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New Kaiser genomics lab opens in San Jose using robots for faster, cheaper routine genetic tests

New Kaiser genomics lab opens in San Jose using robots for faster, cheaper routine genetic tests

An archway of blue and white balloons adorned the entrance of an otherwise unremarkable office building in San Jose this week, marking the grand opening of a new high-tech laboratory for Kaiser Permanente Northern California, which serves 4.5 million people in the region.

The new lab is an effort to expand and streamline some common genetic testing routinely done by the insurer and health care provider, and a step towards increasing access to one of the next frontiers in tech and medicine, personalized “precision” treatment based on genome testing.

“Genomics is the study of all the genes… in contrast to genetics… the study of a single condition or trait,” said Dr. Jason Rosenbaum, the director of the new lab, and a pathologist with Kaiser.

Dr. Jason Rosenbaum, a molecular genetic pathologist at the Kaiser Permanente Northern California Regional Laboratory walks through a section fo the new facility on Monday, April 1, 2023, in San Jose, Calif. The new genomics lab will expand diagnostic testing capabilities and provide early screening and intervention for its 4.5 million members. (Aric Crabb/Bay Area News Group) 

Rosenbaum led a tour of the facilities Monday, taking a group of reporters and cameras from one sterile, shiny, white room to another, each with several giant printer-like machines, moving around tiny pallets with dozens of samples, as technicians in white lab coats supervised.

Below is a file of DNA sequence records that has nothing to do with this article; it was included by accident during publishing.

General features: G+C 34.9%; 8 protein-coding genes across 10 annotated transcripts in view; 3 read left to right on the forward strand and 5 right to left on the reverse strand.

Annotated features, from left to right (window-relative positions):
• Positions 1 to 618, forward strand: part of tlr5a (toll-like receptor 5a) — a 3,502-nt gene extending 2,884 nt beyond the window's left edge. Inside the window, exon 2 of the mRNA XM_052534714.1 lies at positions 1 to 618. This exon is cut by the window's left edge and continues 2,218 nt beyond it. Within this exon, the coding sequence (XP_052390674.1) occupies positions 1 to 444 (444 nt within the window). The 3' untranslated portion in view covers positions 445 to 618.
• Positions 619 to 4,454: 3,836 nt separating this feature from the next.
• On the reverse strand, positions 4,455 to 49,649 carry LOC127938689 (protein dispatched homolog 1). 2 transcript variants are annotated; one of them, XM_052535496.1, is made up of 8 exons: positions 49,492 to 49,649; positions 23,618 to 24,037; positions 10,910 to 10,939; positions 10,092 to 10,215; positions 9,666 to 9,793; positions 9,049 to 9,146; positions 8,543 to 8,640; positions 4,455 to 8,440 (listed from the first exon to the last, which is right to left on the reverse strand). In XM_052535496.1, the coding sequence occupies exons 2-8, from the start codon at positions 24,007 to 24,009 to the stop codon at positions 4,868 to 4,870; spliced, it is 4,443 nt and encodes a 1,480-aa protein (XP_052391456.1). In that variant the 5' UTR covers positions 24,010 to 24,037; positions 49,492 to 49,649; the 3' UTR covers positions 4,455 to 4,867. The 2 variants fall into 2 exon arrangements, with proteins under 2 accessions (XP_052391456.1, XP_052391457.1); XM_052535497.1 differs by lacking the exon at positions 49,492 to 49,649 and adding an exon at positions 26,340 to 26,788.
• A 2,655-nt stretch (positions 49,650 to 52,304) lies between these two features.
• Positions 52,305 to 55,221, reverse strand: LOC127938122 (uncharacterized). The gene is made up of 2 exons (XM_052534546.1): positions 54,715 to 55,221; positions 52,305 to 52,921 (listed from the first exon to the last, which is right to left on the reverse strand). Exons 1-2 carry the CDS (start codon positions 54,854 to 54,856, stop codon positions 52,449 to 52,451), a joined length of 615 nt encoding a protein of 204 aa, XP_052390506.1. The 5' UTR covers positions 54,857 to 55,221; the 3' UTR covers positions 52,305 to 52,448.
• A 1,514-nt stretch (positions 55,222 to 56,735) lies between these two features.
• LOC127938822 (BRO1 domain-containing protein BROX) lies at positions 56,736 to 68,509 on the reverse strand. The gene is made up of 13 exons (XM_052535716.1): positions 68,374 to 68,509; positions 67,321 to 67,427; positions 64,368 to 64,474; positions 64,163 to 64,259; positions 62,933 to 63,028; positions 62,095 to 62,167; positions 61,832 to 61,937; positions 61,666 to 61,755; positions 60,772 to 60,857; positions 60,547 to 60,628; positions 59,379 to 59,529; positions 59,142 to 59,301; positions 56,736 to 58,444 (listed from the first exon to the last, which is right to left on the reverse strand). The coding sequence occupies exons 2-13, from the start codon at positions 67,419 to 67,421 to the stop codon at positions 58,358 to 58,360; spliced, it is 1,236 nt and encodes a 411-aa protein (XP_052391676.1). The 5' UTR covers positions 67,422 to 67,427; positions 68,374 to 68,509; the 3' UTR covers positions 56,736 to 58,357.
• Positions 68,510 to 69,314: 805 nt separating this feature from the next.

The grand opening marked the first time the lab ran a non-invasive pre-natal screening test, one of several pre-natal screenings that can be done. This option is done with a blood test, anytime after the 10th week of pregnancy. Advanced technology allows technicians to measures small pieces of fetal DNA in the mother’s blood, and is used to screen for certain chromosome disorders, including Down Syndrome.

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The lab, in its old digs, had doing about 30,000 tests a year, but all the new robotic equipment has allowed the lab to double its output, without hiring any new staff, according to Rosenbaum. They lab is planning to do over 60,000 of those tests this year, and will expand to 160,000 tests a year by 2029.

The facility was custom built for Kaiser’s purposes, with robotics that help a few technicians run dozens of tests at a time with fewer errors.

The Kaiser Permanente Northern California Regional Genomics Laboratory is set to be fully operational by the end of this year.

They are also not the biggest or most complicated-looking devices in the building, the size of a small office printer, but they do “arguably the most sophisticated medical testing humans have ever created,” Rosenbaum said.

That sophisticated testing is used to offer treatments tailored to an individual’s specific genes.

“People may see [this testing] advertised on TV, which is a unique American feature of our health system,” Rosenbaum said. “A lot of the targeted drugs that are advertised in sporting events like the Super Bowl, are for mutations that are specific to a given kind of cancer. Up to this point, all of that testing has been sent out to reference laboratories. Our plan in the next five years is to internalize all of that to offer it in our system to our patients.”